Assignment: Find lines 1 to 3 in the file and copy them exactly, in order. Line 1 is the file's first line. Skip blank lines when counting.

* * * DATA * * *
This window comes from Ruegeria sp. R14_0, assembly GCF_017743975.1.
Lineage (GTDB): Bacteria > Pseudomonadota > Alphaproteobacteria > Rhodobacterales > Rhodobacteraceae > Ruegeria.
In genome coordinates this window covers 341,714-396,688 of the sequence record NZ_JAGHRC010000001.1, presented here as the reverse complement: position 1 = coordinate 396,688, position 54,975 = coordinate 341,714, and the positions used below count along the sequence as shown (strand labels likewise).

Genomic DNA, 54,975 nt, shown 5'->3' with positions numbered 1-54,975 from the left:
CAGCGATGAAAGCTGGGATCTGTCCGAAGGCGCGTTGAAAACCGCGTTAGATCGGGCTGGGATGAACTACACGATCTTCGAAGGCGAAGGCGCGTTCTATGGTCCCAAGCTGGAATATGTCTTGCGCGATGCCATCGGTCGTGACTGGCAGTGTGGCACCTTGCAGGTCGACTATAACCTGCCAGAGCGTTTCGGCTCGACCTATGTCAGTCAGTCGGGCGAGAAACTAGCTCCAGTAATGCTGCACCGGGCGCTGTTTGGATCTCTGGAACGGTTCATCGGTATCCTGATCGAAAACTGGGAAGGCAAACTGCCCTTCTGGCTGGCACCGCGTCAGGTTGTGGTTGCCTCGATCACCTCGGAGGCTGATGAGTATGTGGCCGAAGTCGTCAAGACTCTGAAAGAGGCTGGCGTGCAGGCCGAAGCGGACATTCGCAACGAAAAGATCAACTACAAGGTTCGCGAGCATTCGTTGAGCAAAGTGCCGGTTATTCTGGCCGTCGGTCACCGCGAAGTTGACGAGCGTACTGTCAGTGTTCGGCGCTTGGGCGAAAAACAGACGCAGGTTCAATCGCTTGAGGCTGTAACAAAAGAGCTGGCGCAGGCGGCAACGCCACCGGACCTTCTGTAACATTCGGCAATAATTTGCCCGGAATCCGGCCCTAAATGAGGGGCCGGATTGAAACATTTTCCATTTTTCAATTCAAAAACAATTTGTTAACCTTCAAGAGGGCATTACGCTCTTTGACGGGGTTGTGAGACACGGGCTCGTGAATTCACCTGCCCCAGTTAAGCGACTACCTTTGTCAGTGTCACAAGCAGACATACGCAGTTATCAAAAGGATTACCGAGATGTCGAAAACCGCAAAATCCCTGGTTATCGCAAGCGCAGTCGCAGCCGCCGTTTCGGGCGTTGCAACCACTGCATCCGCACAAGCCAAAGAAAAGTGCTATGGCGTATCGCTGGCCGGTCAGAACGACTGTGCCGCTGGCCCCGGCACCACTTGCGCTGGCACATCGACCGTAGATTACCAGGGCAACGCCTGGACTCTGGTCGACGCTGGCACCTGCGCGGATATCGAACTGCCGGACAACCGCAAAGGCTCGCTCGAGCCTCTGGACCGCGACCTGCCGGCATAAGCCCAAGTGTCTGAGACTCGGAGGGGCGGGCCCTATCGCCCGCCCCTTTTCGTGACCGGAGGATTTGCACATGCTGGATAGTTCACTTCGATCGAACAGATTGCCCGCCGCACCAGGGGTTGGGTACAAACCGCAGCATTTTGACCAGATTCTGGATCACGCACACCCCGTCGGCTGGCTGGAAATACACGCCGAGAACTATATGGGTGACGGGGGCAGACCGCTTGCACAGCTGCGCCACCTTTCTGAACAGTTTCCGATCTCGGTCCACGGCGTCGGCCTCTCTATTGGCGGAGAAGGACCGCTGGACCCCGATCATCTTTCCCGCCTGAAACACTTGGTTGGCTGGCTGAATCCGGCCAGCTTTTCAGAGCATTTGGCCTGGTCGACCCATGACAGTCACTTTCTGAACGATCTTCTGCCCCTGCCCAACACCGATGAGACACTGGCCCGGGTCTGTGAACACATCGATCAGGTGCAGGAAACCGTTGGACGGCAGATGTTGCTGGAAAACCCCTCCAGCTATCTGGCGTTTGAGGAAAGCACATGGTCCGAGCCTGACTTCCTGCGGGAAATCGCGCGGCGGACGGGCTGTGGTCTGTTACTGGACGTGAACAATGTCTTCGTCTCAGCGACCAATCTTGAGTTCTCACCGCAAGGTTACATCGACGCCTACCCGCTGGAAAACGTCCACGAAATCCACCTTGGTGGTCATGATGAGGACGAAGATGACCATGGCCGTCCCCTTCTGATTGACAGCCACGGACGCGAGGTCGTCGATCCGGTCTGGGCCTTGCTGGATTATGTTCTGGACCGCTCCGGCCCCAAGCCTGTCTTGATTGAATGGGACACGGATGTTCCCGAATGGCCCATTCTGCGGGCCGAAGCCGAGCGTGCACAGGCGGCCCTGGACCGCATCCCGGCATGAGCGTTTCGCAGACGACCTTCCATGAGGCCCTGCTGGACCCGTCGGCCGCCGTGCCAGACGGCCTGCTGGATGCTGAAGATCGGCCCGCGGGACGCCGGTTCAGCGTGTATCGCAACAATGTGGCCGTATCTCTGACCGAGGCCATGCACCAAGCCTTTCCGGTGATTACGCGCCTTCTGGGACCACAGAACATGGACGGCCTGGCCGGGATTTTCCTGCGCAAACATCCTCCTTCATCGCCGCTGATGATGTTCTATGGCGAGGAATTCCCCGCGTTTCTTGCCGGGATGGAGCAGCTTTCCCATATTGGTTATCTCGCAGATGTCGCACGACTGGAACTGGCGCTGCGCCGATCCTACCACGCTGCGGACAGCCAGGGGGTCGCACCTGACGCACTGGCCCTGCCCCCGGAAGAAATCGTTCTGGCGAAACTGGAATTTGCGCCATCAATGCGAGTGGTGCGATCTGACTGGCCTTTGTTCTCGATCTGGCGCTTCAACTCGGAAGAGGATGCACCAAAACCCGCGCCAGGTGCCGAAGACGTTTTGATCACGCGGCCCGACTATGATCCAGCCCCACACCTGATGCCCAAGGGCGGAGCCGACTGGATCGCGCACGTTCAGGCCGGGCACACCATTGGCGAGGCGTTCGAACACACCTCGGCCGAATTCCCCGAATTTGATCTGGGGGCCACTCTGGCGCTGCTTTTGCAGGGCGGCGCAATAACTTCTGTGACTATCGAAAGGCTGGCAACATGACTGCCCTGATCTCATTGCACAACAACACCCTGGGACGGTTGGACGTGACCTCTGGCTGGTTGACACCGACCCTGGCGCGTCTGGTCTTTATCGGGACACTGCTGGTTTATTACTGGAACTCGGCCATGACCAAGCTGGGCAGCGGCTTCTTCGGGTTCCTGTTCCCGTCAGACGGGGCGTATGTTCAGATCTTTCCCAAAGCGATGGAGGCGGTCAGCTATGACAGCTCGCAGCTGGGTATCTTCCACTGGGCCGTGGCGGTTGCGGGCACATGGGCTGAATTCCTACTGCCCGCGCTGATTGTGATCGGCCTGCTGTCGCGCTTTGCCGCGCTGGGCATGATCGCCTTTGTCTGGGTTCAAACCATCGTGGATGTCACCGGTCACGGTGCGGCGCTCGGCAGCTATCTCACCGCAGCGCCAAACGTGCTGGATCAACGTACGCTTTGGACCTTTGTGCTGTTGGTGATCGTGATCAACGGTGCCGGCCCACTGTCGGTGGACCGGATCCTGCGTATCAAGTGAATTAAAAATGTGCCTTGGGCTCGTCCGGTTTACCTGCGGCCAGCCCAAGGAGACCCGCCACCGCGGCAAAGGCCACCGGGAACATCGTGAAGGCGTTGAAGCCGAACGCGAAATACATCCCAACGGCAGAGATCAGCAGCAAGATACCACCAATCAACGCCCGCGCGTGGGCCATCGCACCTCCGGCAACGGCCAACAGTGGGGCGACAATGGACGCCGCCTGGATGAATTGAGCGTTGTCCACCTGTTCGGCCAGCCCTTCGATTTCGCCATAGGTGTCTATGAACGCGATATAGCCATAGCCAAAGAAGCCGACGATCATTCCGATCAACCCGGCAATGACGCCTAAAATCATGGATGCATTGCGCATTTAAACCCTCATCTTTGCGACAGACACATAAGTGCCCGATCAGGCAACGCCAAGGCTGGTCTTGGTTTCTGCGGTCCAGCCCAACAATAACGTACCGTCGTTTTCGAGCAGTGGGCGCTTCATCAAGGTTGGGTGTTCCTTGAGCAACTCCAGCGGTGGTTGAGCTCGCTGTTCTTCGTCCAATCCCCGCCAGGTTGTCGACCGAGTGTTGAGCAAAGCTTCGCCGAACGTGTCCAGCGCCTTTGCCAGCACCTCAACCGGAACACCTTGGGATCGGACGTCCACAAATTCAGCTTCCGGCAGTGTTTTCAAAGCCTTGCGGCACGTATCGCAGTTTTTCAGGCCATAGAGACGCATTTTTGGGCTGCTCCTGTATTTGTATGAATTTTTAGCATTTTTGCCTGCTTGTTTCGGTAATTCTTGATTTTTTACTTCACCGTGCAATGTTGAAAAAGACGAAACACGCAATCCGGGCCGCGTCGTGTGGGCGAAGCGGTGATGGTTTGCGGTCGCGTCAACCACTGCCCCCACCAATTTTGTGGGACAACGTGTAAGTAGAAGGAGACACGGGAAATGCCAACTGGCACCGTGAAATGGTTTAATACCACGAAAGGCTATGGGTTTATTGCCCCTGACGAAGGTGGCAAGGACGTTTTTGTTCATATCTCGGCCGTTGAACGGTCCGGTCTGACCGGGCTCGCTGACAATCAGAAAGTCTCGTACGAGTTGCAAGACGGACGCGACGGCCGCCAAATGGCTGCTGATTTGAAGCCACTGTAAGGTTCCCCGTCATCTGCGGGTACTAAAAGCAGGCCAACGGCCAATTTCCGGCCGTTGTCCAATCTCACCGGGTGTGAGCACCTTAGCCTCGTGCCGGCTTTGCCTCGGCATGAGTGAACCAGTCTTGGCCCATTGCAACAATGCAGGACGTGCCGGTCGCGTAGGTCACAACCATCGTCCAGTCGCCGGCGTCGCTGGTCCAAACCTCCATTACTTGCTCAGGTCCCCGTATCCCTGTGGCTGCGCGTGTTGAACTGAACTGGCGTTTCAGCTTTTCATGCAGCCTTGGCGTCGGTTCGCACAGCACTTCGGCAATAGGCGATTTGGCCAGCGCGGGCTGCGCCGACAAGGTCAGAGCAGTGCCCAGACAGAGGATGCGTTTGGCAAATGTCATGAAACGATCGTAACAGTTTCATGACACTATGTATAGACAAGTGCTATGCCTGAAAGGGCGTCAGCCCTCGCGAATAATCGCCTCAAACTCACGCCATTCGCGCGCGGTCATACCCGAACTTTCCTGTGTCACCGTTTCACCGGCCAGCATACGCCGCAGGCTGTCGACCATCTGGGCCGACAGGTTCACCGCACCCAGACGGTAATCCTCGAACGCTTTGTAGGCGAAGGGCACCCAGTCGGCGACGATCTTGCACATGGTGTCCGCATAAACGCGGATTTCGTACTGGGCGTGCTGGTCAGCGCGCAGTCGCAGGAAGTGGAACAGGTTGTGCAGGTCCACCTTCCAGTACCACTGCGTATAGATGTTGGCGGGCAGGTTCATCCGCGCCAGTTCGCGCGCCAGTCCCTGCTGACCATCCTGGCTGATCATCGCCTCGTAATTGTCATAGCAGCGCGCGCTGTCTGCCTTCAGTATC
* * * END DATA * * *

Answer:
This window comes from Ruegeria sp. R14_0, assembly GCF_017743975.1.
Lineage (GTDB): Bacteria > Pseudomonadota > Alphaproteobacteria > Rhodobacterales > Rhodobacteraceae > Ruegeria.
In genome coordinates this window covers 341,714-396,688 of the sequence record NZ_JAGHRC010000001.1, presented here as the reverse complement: position 1 = coordinate 396,688, position 54,975 = coordinate 341,714, and the positions used below count along the sequence as shown (strand labels likewise).